Assessment and management of patients with advanced cancer involve physical, cognitive, psychosocial and spiritual aspects. A holistic approach would ensure that the aim of care is achieved. Much of the assessment would require the physician to spend time with the patient, asking relevant open-ended and specific questions, listening to the related as well as seemingly non-relevant answers. Effective communication skills will point us towards the hints and signals that the patients give away.
Physical management involves symptom control – pain, difficulty breathing, dryness of mouth, early satiety, as well as the ulcers and wounds as direct results of the tumour itself, side effects of medications or from the disabilities caused by the cancer. Since many of the patients need to be treated with opioids and steroids, careful approach need to be taken when starting, maintaining and counselling the patients about these drugs. Education need to be given to each patients to encourage them to manage their symptoms, learn about the drugs they use and undo the stigma that comes with those medications. There is still much to do in terms of training physicians regarding their use and safety as well.
Advanced cancer affects the cognition and mental capacity of a person in many ways. Patients may have metastatic brain lesions, hepatic encephalopathy, uraemia, hypercarbia, acidosis, anaemia or simply lethargy or depression. Even when the disease is incurable, and the solution of many of the above is “treat the underlying cause”, there are much to be done to control those symptoms.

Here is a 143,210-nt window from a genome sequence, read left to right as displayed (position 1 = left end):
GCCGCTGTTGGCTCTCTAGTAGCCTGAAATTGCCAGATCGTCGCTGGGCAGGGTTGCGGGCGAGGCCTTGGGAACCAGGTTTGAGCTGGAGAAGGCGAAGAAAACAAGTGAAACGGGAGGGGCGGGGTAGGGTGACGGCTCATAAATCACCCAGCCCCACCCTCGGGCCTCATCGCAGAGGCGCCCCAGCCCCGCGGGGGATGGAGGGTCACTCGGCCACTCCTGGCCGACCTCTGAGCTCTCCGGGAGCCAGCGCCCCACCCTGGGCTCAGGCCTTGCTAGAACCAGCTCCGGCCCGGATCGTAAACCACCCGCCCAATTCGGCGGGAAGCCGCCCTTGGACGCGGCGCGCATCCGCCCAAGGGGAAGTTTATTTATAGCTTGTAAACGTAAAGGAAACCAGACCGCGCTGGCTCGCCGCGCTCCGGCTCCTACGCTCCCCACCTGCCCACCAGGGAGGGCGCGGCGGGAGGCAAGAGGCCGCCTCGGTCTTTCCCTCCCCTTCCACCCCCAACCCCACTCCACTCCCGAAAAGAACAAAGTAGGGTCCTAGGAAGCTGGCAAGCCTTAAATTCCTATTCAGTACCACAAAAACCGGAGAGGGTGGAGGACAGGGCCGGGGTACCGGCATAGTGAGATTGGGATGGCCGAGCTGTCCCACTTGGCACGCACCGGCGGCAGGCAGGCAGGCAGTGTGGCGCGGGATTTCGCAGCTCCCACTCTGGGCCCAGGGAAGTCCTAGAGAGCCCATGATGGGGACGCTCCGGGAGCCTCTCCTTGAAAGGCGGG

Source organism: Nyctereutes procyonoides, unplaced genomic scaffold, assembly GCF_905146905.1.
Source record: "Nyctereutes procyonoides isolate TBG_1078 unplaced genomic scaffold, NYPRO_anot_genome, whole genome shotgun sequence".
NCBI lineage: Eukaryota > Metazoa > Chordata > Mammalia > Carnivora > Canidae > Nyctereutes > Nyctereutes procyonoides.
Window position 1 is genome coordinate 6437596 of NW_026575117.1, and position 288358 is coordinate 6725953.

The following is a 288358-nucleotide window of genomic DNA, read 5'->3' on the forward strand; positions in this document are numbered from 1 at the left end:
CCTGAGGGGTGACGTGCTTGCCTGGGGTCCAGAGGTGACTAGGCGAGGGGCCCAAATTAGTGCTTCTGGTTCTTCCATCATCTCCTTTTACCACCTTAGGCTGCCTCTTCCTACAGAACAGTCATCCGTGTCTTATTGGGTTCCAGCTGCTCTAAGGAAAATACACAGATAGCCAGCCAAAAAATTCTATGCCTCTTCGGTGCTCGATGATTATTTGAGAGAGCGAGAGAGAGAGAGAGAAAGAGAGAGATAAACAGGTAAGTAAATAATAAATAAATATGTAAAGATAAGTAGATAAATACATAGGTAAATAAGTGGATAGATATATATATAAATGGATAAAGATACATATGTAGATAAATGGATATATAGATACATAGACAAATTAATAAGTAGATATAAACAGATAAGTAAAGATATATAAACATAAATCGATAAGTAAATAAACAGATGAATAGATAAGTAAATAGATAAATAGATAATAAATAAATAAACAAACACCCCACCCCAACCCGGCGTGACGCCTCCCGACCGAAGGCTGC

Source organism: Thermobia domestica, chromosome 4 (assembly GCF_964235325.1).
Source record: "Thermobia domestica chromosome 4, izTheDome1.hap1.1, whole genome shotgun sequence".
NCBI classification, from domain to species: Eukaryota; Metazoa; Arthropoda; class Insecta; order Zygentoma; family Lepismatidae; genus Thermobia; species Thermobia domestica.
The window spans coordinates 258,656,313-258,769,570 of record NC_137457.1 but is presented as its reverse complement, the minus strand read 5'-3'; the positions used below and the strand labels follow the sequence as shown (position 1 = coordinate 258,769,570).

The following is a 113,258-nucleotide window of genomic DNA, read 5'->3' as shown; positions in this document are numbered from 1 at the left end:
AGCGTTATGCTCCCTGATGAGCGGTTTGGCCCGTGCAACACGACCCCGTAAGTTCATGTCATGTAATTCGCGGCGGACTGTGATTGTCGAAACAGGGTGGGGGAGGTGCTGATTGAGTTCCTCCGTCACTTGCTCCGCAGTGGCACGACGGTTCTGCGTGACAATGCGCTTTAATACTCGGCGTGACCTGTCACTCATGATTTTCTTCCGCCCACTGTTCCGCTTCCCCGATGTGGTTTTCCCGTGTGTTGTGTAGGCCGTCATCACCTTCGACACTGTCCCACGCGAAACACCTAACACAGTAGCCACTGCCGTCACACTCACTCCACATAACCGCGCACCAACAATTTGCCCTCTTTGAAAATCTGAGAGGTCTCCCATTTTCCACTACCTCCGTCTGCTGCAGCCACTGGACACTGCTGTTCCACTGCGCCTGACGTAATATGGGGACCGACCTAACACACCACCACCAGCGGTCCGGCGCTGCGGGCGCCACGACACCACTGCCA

It is an art to be able to draw a line between searching aggressively for the cause of symptoms, and controlling the symptoms, without compromising patient’s quality of life. This makes it useful for future physicians to have early exposure to palliative medicine, as this is a skill needed in practice, especially in General Medicine when it’s too easy to list down a line of investigations despite the patient being terminally ill.
It is also an essential skill to be able to make it clear patient’s loved ones why certain investigations and procedures are not carried out, as they may not be of patient’s best interest at that point of time. It takes a combination of sound knowledge in medicine, genuine concern for the patient and good doctor-patient-family relationship. Despite all the years in palliative medicine, I still am pleasantly surprised on how much understanding some patients and their families have on death, dying and futility; at times with more comprehension than the average physicians themselves.